North America has 60 species of wild violets (Viola), which grow in every region of the country except the Rocky Mountains. Wild violets are the perfect choice for the gardener needing to fill a shady area in the landscape. Depending on the region, wild violets range in color from various shades of purple, white, yellow and a mix of two. Wild violets range in size from the 18-inch-tall white Canada violet to the 5-inch white-and-lavender Beckwith's violet. Gardeners will find wild violets a hardy and relatively maintenance-free plant to grow.
Select an area in your garden that is shady or receives less than three hours of sunlight each day. Use wild violets under a tree, by a water garden or pond, or as ground cover.
Rid the planting area of weeds, grass or other vegetation. Do not plant the violets in an area where it will have to compete with other plants. Wait two weeks before planting the wild violets, if you use a herbicide product to kill the vegetation.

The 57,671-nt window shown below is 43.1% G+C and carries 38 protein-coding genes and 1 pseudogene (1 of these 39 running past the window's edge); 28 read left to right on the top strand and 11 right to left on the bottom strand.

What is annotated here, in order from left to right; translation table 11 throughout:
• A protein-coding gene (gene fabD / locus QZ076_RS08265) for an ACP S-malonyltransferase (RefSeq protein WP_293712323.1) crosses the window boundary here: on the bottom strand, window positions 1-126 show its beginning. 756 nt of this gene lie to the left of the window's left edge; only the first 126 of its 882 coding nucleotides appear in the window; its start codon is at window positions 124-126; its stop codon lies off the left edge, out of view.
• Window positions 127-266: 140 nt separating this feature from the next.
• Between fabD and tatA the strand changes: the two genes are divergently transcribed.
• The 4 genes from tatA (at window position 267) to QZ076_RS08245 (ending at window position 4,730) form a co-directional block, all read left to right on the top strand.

Amend the planting site with rich organic materials. Work manure, compost or peat moss into the existing soil in the planting site, as well as a foot around it. Wild violets spread by underground rhizomes and prefer rich soil.
Dig a hole that is the size of the wild violet's roots, but is no deeper. Place the plant into the hole at the same height it was originally growing and pack the dirt firmly around its base. Water the wild violet.
Apply a layer of mulch around the planting site to help the soil and wild violet's root system retain moisture. Water the wild violet again. Regularly keep the soil moist, but not soggy. Do not grow violets in dry conditions.
Fertilize the wild violet every two to three weeks with a 20-20-20 water-soluble fertilizer. Apply an application of compost in the early spring to help the wild violet obtain its optimum level of growth.